The Ferens Art Gallery Hull was closed for around 16 months for a revamp.
This regional art gallery with an international reputation was to be a prime feature of Kingston-upon-Hull's year as UK City of Culture 2017.
It reopened to the public on January 13, 2017 following a £5.2m refurbishment.
Representatives of the mainstream media were allowed a special publicity visit Thursday January 12 and the morning of Friday January 13 and then it was once again open to the public.
We visited Friday January 13 within its first hour of reopening and it was bustling with activity.
The open or winter exhibition was and still is occupying more than one gallery as locals, not so locals, amateurs, semi pros and professional artists work is put on display. Most of the art works are available to buy but the majority are quite pricey.
You could purchase a catalogue from the gallery shop to check out prices, artists and more. We visited around 10 days later though and a chart of the works in the open exhibition including prices is on one gallery wall.
Red stickers on art works denotes they are SOLD.
The open exhibition includes at least a dozen or so sculptures. There are also works of art using mixed mediums such as paint and material.
The other temporary exhibition, and one attracting huge numbers of visitors, is the Pietro Lorenzetti Renaissance masterpiece which was bought by the Ferens Art Gallery for £1.6m. This is in the first gallery to the left as you enter.
Other galleries are occupied by some of the gallery's excellent core pieces including old masters and maritime work.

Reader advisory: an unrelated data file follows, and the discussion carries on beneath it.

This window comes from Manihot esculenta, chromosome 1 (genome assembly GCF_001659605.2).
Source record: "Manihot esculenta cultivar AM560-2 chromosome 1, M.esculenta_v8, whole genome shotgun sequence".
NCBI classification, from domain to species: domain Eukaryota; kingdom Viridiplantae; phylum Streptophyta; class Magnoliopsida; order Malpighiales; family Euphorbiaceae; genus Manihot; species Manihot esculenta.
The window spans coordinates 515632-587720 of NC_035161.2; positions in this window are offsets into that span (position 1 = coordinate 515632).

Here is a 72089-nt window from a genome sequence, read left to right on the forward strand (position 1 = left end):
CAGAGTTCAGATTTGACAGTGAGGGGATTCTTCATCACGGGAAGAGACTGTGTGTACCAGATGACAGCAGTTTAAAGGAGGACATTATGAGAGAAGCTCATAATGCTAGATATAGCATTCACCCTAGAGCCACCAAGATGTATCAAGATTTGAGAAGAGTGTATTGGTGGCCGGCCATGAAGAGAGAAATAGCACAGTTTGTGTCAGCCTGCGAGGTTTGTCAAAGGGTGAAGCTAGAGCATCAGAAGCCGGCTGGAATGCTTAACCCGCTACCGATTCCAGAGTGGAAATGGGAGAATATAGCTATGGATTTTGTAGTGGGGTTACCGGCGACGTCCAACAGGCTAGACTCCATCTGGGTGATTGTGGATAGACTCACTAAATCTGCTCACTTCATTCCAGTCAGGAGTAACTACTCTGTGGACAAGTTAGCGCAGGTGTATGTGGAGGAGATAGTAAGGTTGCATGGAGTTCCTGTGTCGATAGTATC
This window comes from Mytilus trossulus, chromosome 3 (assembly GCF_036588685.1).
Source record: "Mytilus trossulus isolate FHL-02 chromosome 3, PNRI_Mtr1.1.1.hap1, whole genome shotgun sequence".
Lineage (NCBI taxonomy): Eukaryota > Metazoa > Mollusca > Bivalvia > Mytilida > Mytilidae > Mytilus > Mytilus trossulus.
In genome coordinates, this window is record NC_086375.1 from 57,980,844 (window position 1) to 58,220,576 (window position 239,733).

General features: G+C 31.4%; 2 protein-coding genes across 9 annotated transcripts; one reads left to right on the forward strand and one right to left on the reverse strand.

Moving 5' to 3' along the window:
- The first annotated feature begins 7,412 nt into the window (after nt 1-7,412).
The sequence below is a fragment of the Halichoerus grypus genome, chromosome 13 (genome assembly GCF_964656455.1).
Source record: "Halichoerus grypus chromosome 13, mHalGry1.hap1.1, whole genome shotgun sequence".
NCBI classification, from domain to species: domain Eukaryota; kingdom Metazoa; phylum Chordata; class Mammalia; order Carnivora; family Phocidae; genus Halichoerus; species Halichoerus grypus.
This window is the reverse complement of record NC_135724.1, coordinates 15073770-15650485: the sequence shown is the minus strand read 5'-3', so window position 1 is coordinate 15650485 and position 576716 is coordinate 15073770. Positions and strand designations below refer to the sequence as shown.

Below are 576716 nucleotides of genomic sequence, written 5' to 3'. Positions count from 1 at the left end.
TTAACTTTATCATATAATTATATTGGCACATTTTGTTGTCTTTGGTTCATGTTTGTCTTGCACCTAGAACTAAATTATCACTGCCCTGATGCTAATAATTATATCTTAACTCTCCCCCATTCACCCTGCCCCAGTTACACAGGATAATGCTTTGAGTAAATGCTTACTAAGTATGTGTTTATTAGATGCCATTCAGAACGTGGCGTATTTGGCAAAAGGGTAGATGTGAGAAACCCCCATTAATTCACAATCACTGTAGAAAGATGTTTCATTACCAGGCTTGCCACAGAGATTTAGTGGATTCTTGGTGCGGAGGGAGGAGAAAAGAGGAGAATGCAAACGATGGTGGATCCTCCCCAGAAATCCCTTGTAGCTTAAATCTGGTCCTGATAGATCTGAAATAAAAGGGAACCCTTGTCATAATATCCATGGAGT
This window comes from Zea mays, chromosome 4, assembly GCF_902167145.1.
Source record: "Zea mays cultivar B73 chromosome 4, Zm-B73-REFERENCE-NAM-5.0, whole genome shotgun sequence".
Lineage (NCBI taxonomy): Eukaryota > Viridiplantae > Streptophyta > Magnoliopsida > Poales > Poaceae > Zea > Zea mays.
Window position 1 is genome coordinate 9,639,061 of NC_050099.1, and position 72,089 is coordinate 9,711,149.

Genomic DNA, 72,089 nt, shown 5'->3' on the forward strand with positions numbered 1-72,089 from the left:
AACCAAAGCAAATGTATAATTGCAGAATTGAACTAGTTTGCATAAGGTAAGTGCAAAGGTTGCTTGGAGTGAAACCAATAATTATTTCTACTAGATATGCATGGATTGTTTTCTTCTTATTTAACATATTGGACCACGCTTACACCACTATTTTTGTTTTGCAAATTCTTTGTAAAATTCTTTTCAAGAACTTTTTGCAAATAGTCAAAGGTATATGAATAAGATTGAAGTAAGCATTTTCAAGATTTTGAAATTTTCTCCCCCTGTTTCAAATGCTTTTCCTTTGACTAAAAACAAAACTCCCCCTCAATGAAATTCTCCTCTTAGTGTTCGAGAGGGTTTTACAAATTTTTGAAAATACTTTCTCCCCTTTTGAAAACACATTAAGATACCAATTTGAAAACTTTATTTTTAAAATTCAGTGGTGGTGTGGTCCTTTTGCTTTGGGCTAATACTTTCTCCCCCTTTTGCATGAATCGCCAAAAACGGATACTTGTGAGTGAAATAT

We checked with gallery staff and you can take photos in all galleries, preferably without flash photography, except for in the Pietro Lorenzetti Renaissance gallery.
I did note however that the press and mainstream media who visited the gallery pre-opening had snapped plenty of images of that work of art.
Ferens has a large shop, decent sized cafe and clean unisex toilets. There is also toilet access for people with disabilities and a lift to reach the upper floor.
To the right as you enter the Ferens there is a gallery specifically for children, young and old. Take a look and have a play. Some of the activities and exhibits are perfect for children with physical or mental disabilities.
The Ferns is situated in Victoria Square close to the Hull City Hall, Queen's Gardens, Princes Quay shopping Centre, and Maritime Museum. Other museums, shopping areas and the Marina is within walking distance.
The Ferens comes under the Hull City Council and like the city's other museums is free to enter.
These are a few snaps from our first visit.
A huge wind turbine blade made in the Hull Siemen's factory has been temporarily installed in Victoria Square.
The following are just a few on display as part of the open exhibition.
A couple of the old faithfuls in the Ferens.
Address: Queen Victoria Square, Hull HU1 3RA
Mon - Sat 10:00 to 17:00
Sun 01:30 to 16:30
Hours subject to change
Never heard of Hull or as local people call this gritty northern city 'Ull?